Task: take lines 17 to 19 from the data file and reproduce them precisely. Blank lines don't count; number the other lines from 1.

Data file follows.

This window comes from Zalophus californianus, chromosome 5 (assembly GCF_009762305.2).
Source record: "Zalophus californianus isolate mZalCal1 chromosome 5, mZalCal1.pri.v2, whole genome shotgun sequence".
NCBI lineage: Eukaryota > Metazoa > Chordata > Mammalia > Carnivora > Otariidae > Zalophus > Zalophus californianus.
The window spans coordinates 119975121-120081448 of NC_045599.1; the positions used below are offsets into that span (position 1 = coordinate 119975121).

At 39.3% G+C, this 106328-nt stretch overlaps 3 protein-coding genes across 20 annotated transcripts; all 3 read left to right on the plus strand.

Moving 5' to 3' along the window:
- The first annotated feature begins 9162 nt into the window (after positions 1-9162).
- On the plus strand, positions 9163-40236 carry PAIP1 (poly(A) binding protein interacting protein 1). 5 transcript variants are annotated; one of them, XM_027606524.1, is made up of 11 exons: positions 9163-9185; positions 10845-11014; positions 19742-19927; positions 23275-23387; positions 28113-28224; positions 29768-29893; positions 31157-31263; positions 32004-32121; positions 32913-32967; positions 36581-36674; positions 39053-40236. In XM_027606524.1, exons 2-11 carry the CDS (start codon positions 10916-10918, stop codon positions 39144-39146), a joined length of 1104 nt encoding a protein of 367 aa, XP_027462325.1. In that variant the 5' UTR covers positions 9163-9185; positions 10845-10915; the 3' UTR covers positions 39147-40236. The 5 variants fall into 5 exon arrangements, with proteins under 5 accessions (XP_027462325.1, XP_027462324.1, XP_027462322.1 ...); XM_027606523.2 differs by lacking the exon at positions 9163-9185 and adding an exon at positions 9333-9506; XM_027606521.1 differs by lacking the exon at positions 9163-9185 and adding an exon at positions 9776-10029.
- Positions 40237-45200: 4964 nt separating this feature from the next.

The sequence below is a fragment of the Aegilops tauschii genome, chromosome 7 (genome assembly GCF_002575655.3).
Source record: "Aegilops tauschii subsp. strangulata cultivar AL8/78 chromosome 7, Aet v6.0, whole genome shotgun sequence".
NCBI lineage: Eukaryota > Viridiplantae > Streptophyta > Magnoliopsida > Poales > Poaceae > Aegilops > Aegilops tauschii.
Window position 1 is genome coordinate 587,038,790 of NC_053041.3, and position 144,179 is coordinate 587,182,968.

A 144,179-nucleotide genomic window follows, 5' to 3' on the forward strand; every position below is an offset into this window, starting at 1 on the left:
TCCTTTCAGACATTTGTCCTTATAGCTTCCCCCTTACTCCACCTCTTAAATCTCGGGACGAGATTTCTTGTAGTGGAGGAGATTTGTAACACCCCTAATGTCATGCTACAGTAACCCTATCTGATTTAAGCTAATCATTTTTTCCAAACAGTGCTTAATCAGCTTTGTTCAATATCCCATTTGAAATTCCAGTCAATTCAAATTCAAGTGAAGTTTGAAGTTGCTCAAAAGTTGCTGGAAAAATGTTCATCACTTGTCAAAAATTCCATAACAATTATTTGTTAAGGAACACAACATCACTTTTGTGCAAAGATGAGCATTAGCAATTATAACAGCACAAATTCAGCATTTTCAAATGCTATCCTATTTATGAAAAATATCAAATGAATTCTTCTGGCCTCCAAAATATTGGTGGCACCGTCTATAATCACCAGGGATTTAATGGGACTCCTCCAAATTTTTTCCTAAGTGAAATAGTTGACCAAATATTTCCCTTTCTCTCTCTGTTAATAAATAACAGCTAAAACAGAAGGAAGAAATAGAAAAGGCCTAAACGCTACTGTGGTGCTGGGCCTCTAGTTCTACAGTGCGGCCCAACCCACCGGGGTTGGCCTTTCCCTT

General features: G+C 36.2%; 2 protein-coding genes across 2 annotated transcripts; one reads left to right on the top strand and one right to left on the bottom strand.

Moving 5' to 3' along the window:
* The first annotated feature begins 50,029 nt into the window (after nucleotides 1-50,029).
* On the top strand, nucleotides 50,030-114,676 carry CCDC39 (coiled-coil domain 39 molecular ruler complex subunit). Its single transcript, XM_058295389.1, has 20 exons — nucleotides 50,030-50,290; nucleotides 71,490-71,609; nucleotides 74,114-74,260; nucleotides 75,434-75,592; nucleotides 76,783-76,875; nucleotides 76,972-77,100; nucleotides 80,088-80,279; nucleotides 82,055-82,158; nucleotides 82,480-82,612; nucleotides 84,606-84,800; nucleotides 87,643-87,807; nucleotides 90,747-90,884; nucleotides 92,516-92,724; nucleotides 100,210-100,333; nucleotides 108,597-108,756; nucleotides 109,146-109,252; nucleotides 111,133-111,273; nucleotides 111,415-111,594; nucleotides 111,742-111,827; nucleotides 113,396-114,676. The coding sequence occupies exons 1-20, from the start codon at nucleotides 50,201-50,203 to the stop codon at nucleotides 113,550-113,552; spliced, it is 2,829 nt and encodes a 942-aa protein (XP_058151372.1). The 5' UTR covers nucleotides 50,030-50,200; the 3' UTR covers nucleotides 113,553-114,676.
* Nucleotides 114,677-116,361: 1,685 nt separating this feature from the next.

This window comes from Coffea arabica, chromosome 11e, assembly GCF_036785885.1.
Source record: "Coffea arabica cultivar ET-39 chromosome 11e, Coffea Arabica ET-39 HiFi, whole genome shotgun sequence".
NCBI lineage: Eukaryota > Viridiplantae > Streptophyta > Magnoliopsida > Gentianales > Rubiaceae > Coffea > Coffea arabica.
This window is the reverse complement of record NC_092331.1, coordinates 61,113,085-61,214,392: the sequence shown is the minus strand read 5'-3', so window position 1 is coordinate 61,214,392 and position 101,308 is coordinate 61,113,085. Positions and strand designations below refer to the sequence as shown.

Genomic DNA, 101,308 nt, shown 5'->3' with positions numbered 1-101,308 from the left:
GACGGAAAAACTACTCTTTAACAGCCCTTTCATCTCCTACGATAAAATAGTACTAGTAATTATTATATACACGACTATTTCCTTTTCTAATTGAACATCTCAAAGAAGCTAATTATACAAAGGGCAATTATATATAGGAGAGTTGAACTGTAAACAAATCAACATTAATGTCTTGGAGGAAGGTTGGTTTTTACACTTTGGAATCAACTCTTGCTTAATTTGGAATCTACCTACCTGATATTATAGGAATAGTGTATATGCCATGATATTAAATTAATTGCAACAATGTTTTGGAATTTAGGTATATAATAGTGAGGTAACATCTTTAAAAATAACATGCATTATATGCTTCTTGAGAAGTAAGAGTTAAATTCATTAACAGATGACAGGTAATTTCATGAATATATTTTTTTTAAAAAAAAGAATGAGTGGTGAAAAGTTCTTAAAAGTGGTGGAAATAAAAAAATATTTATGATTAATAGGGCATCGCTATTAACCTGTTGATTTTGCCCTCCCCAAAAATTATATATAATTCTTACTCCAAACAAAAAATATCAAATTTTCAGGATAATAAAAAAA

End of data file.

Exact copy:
Moving 5' to 3' along the window:
* The first annotated feature begins 50,029 nt into the window (after nucleotides 1-50,029).
* On the top strand, nucleotides 50,030-114,676 carry CCDC39 (coiled-coil domain 39 molecular ruler complex subunit). Its single transcript, XM_058295389.1, has 20 exons — nucleotides 50,030-50,290; nucleotides 71,490-71,609; nucleotides 74,114-74,260; nucleotides 75,434-75,592; nucleotides 76,783-76,875; nucleotides 76,972-77,100; nucleotides 80,088-80,279; nucleotides 82,055-82,158; nucleotides 82,480-82,612; nucleotides 84,606-84,800; nucleotides 87,643-87,807; nucleotides 90,747-90,884; nucleotides 92,516-92,724; nucleotides 100,210-100,333; nucleotides 108,597-108,756; nucleotides 109,146-109,252; nucleotides 111,133-111,273; nucleotides 111,415-111,594; nucleotides 111,742-111,827; nucleotides 113,396-114,676. The coding sequence occupies exons 1-20, from the start codon at nucleotides 50,201-50,203 to the stop codon at nucleotides 113,550-113,552; spliced, it is 2,829 nt and encodes a 942-aa protein (XP_058151372.1). The 5' UTR covers nucleotides 50,030-50,200; the 3' UTR covers nucleotides 113,553-114,676.